Since the end of the Cold War, Japan-U.S. relations have been in turmoil. A highly significant development was a 1996 Japan-U.S. summit, in which Prime Minister Ryutaro Hashimoto and President Bill Clinton redefined the terms of the bilateral security system. The 50-year-old alliance will continue into the 21st century, transcending changes brought about by the end of the Cold War.

Aside from the 1996 summit, Japan-U.S. relations have been plagued by troubles. After strengthening security ties with Japan, Clinton traveled to Beijing to improve relations with China, but failed to stop in Tokyo on either end of the China visit. During his talks with President Jiang Zemin of China, Washington’s “strategic partner,” Clinton made disparaging remarks about Japan’s economic difficulties. But the so-called “Japan passing” was only a slightly annoying episode in Japan-U.S. relations.

Regarding the episode, I wrote in a magazine article:

* Japan should not worry about Washington’s reported moves to turn its attention from Tokyo to Beijing. After the end of the Cold War, all countries are trying to establish multilateral networks of friends.

* The United States and China, like two magnets, attract and repel each other. The two countries will have difficulty in maintaining stable long-term relations.

* Both Japan and the U.S., however, are democracies based on market economies. Both seek a freedom-based international order. The U.S. will periodically reappraise Japan and realize it is an irreplaceable partner.

Serious trouble began to affect Japan-U.S. relations soon after Clinton was inaugurated and continued until the summer of 1995. To resolve economic disputes, Washington applied pressure on Japan to achieve a number of numerical targets. During that period, Japan was debilitated by the bursting of the bubble, while the U.S. enjoyed economic prosperity. There were no reasons why Japan should have made political concessions to the U.S. The office of the U.S. Trade Representative, employing the negotiating strategies of shrewd lawyers, applied pressure on Japan, arousing anti-U.S. sentiment among an increasing number of Japanese.

For the first time, anti-U.S. groups emerged among elite bureaucrats and business leaders who had previously been pro-American. There had been many anti-U.S. leftists among academics, but I was shocked when a friend of mine, a distinguished scholar and expert on international politics who once taught at a leading U.S. university, said Japan should sever relations with the U.S.

I told my friend that I did not like the U.S. policy stance but that Japan should not break off relations with the U.S. over such a trade issue. The U.S. often makes mistakes, but thanks to the freedom and diversity of its society, they eventually lead to public criticism, reconsideration and remedial action, I said. Japan should play it cool and patiently run the alliance, waiting for that to happen.

That time has come with the transition of power from Clinton to George W. Bush. A series of policy recommendations, including a report compiled by a U.S. group under Richard Armitage, a Bush adviser and former assistant secretary of defense, has called for improved relations with Japan and for an end to pressure-based strategies.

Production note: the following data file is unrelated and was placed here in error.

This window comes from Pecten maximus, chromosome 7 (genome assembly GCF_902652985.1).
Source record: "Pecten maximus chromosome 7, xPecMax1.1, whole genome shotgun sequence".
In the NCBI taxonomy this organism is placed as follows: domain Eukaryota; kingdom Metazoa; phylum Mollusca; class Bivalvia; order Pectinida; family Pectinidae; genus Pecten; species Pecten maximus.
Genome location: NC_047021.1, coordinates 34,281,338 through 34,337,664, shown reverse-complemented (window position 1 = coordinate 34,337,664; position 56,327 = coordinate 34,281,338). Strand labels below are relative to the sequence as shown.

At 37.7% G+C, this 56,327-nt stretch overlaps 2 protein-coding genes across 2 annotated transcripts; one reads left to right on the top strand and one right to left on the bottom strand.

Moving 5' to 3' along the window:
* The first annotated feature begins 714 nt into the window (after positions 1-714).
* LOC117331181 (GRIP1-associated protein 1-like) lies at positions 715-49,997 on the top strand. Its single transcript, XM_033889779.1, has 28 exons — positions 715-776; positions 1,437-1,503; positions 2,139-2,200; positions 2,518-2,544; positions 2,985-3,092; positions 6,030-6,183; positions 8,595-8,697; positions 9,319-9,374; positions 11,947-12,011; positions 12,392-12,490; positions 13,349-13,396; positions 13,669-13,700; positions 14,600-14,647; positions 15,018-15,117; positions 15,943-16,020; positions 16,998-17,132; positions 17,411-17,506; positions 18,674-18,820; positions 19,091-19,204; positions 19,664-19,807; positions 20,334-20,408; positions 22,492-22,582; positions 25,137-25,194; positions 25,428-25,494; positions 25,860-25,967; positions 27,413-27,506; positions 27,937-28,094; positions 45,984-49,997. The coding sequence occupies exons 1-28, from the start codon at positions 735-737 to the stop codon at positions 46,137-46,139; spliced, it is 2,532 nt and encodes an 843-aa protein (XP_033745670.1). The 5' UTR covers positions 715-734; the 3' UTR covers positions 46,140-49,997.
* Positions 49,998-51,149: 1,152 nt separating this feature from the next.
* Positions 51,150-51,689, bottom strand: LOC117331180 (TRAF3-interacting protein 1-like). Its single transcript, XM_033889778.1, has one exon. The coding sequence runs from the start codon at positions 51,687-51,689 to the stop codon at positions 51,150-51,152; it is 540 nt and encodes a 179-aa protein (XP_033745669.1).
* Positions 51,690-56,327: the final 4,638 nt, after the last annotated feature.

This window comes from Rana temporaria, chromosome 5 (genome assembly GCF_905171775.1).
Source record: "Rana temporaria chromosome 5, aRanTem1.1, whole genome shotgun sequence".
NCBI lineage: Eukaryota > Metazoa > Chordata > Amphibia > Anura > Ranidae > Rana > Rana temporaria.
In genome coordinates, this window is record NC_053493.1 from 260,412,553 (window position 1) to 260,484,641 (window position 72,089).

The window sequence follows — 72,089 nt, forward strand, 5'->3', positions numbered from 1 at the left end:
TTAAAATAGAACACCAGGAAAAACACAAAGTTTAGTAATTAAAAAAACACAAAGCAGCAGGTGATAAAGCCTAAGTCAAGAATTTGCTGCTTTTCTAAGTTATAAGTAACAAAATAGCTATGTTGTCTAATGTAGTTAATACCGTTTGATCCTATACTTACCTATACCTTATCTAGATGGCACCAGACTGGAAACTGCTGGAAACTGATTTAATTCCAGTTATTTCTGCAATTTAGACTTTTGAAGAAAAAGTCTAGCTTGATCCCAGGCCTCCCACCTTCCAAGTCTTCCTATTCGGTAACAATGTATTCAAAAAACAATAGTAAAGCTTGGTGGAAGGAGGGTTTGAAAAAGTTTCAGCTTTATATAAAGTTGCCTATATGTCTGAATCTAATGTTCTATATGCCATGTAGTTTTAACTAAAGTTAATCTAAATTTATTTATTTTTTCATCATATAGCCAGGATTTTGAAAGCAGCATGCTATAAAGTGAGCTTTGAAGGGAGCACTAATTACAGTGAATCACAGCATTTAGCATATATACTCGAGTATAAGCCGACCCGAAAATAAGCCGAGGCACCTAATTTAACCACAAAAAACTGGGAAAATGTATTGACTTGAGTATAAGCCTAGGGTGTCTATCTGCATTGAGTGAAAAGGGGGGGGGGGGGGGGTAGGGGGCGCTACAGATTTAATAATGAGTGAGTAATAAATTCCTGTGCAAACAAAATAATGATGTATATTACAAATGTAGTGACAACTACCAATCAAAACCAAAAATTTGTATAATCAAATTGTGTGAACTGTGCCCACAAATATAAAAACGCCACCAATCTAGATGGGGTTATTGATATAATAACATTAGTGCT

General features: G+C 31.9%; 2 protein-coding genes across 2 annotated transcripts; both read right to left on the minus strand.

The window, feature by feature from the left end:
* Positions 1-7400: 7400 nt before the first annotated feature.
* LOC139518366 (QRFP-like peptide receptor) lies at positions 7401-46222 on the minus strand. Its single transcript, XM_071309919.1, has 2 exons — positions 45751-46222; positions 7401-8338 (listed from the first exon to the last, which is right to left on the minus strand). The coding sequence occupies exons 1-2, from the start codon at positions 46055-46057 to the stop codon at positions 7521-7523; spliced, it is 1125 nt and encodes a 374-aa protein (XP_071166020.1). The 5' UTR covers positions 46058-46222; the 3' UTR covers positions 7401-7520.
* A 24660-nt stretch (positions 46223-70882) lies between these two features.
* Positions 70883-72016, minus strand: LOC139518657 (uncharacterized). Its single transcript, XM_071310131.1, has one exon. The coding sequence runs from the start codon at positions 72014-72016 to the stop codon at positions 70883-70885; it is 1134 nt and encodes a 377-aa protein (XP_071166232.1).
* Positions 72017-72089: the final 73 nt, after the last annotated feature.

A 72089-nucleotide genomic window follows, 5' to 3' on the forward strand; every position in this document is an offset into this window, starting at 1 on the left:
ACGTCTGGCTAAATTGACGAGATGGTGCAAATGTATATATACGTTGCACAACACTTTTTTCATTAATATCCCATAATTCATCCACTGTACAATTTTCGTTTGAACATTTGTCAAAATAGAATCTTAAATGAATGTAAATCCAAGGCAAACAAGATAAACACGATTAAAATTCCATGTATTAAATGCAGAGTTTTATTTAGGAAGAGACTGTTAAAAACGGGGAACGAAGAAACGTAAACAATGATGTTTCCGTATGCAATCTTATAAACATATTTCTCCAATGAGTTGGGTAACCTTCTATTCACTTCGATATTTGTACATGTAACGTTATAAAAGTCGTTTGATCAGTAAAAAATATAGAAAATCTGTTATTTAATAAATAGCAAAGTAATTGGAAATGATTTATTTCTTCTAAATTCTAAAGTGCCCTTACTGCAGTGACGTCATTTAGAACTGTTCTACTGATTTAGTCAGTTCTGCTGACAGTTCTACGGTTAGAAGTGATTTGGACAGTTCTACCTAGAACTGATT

The Bush administration has appointed many officials who are familiar with Japanese security affairs to important positions. This is the first U.S. administration to include so many pro-Japanese officials.

However, crimes committed by U.S. servicemen against Japanese in Okinawa and the sinking of a Japanese fisheries training ship that collided with a U.S. nuclear submarine have thrown cold water on the Bush administration’s enthusiasm for improving relations with Japan.

After the end of the Cold War, military power is used more to prepare for unexpected contingencies than to cope with threats from enemies. In peacetime, military discipline tends to slacken and citizens increasingly seek safe living environments.

The crimes and the ship disaster caused extreme anger among victims and relatives, which the mass media reported in a sensational way.

The U.S. government reacted in a very sincere manner to the sinking of the Ehime Maru, while unbelievable facts were exposed about the nuclear sub. The U.S. administration’s response was the best ever in the history of accidents caused by military forces. Secretary of State Colin Powell, Defense Secretary Donald Rumsfeld and U.S. Ambassador to Japan Thomas Foley all apologized for the sinking. President Bush also apologized and led a moment of silent prayer.

U.S. authorities, resisting the temptation to hide information behind a cloak of military secrecy, started a process of fact finding and convened a court of inquiry regarding those responsible. Washington also expressed readiness to raise the sunken ship in an unprecedented deep-sea operation and pay compensation to victims.

The disaster is a serious and unforgivable accident, but no other government would have taken the swift action Washington took. It was fit for the world’s leading democracy.

The U.S. response will tighten U.S. military discipline. It will also help expedite the transformation of the U.S. military presence, including marines, in Okinawa that the Bush administration is considering.

The Japanese government, while sympathizing with the victims of the crimes and the marine disaster, should make reasonable demands to the U.S. government. At the same time, Japan should value the unprecedented policy stance taken by the Bush administration. Japan should never lose sight of the importance of Japan-U.S. cooperation in building a better Asia-Pacific region in the 21st century. Japan should also attach special importance to its ties with the U.S., considering the national interest from a broad perspective.

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